Most states require a licensing process for a host of service providers ranging from hair stylists to mechanics. Those are important services if you’re in the market to touch up your roots or replace your brake pads – but those services don’t come close to predicting the end of the world.
So what exactly do you need to be qualified to foretell the end of days? NOTHING.
Apparently anyone can predict Armageddon without so much as a plastic prophet ring from a box of Lucky Charms®.
Case in point, an 89-year old Internet pastor-turned-prognosticator believed the end of the world would occur on Saturday May 21, 2011. When that didn’t happen, he re-predicted that it would end on this past Friday October 21, 2011. Ironically, he made the revised prediction before he suffered a stroke on June 13th of this year (makes you wonder if he knew what was going to happen on THAT particular day.)
While I’m sure he’s a kind and well intentioned gentleman, he was wrong, and his credibility (as well as the people who followed him) is worth as much as those “5/21/11″ or “10/21/11” bumper stickers.
To avoid this happening in the future, I believe we need to hand out licenses to would-be prophets.
That’s why I’m proposing a 5-Step Licensing Process that looks like this:
5 Steps to Getting Your Prophet License
Step 1 – You must correctly predict heads or tails on a coin flip. We’ll go best of 7 on this one, and if you can’t nail it 4 times in 7 tries, take your crazy billboard ideas and go home. At least we saved you a bunch of money.
Step 2 – You must score 95% or better in blindfolded taste tests between various cola products and must also be able to tell when the good people who make Folgers® Crystals have secretly swapped it out with the $12 cup-of-Joe at their favorite upscale eatery.
In the fine tradition of Elijah and Jonah, we like our prophets to have sophisticated palates.
Step 3 – You must prove your chops as a local TV meteorologist in upstate New York where the weather changes more frequently than Lady Gaga’s headgear. Bonus points if you can match skills against Punxsutawney Phil as to whether we’ll have six more weeks of winter. Extra bonus points if you kidnap Phil and no one ever hears from him again. Let’s face it: we’re all sick of the “prophetic groundhog” charade.
Step 4 – You must look ahead to the next generation of the iPhone and correctly predict 3 new features it will have as well as the date it will launch. If you can come within 2 weeks of the launch date and figure out the new specs, we’re almost ready for you to tell us when Armageddon is going to start.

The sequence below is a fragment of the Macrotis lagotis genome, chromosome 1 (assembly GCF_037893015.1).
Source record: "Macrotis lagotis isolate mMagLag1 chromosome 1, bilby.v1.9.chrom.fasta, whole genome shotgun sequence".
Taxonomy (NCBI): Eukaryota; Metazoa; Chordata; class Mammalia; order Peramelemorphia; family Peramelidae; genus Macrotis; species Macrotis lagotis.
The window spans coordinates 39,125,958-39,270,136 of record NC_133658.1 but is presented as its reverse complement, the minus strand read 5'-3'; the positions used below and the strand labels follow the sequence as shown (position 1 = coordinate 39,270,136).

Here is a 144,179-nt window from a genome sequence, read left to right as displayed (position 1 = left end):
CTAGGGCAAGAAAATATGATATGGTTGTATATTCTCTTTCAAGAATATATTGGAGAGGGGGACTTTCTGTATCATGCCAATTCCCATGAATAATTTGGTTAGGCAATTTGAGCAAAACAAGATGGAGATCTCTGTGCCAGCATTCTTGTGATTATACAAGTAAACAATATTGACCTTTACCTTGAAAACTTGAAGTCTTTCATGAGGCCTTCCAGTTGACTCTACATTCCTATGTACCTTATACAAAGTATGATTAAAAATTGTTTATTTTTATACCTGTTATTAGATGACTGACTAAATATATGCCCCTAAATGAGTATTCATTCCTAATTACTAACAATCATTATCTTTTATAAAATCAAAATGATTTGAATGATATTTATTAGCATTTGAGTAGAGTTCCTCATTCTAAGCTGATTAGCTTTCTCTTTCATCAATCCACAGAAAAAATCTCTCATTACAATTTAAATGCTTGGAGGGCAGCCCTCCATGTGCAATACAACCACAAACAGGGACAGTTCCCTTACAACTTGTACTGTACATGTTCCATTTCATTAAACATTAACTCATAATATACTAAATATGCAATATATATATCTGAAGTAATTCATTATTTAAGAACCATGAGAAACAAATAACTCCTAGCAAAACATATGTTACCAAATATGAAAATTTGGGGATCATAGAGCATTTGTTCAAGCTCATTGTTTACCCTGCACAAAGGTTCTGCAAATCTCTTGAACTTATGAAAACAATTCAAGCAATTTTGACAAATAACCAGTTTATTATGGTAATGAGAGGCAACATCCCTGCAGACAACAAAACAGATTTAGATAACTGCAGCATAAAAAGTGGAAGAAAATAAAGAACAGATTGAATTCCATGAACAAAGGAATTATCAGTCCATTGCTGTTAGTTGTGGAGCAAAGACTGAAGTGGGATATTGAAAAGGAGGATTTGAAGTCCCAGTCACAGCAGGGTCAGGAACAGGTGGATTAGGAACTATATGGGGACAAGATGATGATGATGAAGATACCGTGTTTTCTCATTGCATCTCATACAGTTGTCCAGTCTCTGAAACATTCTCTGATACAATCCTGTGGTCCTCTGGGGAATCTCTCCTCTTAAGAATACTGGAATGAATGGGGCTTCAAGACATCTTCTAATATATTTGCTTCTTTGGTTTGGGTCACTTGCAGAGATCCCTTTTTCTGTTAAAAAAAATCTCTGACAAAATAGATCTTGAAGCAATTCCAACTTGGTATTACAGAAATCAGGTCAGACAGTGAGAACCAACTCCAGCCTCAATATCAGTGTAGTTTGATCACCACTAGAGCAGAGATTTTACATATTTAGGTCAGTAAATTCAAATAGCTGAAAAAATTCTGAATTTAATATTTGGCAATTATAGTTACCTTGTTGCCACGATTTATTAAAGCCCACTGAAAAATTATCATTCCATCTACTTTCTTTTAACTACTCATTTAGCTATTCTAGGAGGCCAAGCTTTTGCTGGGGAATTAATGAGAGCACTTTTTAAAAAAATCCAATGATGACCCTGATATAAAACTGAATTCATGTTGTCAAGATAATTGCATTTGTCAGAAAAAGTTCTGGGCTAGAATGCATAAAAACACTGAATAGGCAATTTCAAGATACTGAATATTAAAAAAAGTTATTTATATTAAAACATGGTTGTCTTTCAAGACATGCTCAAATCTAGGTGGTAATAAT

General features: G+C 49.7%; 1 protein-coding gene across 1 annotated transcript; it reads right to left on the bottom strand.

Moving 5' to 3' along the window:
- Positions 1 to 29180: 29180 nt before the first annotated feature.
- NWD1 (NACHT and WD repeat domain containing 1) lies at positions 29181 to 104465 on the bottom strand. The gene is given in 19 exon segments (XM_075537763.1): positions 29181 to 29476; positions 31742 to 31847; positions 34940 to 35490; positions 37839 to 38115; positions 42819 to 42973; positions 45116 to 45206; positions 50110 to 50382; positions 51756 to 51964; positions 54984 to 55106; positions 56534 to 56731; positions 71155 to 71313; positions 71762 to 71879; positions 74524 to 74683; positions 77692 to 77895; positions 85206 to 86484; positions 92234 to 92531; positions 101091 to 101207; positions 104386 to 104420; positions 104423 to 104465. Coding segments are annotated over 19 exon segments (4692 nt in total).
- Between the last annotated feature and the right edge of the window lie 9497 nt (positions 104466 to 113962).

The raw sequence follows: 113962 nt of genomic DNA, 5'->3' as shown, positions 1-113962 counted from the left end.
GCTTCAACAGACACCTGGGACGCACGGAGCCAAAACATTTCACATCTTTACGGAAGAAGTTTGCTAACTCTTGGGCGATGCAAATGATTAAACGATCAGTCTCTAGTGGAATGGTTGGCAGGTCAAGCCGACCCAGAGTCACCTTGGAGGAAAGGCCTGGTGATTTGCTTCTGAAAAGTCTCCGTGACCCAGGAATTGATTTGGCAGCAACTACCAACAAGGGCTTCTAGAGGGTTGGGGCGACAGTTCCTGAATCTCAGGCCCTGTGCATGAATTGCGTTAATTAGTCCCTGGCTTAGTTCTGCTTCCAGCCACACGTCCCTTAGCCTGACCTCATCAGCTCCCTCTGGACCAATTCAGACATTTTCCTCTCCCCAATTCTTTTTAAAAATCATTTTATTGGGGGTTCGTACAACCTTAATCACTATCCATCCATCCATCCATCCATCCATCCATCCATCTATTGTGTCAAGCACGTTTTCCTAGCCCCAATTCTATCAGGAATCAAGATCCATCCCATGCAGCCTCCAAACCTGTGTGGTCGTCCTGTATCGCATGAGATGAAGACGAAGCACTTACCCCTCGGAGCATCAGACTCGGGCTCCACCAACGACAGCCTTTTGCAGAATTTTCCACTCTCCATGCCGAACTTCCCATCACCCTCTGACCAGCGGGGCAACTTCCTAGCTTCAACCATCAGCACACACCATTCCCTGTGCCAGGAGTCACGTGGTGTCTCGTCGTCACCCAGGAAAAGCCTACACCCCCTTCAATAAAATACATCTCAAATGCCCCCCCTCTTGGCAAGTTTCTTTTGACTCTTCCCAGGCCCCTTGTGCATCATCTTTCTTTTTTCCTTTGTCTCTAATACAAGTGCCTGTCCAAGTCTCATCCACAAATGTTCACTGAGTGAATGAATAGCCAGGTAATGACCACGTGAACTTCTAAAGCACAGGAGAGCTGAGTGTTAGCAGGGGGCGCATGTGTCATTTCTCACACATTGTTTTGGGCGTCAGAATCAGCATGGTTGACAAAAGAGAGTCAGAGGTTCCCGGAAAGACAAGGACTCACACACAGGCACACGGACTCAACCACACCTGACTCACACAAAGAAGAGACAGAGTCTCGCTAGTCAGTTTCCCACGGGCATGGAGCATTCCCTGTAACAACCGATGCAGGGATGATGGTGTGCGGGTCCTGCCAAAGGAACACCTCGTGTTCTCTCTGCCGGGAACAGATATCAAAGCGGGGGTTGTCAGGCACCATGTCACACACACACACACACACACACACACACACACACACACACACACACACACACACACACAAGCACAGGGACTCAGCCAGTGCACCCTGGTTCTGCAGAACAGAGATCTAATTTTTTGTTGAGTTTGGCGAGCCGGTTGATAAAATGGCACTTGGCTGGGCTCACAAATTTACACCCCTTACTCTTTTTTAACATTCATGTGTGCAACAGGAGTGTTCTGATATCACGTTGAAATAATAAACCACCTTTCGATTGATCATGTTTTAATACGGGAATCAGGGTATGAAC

Step 5 – The final level of certification will separate the men from the mentalists. At this stage, any doomsday Carnacs will need to demonstrate three straight years of correctly picking the Final Four in the NCAA men’s basketball tournament – with only one mulligan allowed. Pardon the mixing of sport metaphors but no one who’s REALLY honest had Butler in this year’s final bracket, so you’d have to make allowances for that.
Skeptics of my plan will argue, of course, that there’s no reliable way to predict the world’s end – Jesus himself said as much in Matthew 24:36.
“No one knows about that day or hour, not even the angels in heaven, nor the Son, but only the Father.”
I could be wrong, but I think what he’s trying to convey in that quote is that we should be ready for the end every day whether it’s today, tomorrow or after Peter Jackson finishes his live-action version of The Hobbit.
And honestly, that’s probably the better course of action for a believer to take rather than playing some kind of predictive game of cosmic peek-a-boo which only serves to undermine the credibility of Christianity at best or shipwrecks the faith of believers at worst.
Now if you’ll excuse me, I’ve got some Doppler Radar maps of Syracuse to study. 3 more steps and I’m Certified!
Tor Constantino is a former journalist and current PR guy who lives near Washington, DC. He has worked for Fortune 500 companies, CBS Radio, Clear Channel Radio, ABC-TV and CBS-TV affiliates. He has authored his first non-fiction book “A Question of Faith” and he blogs regularly at The Daily ReTORt.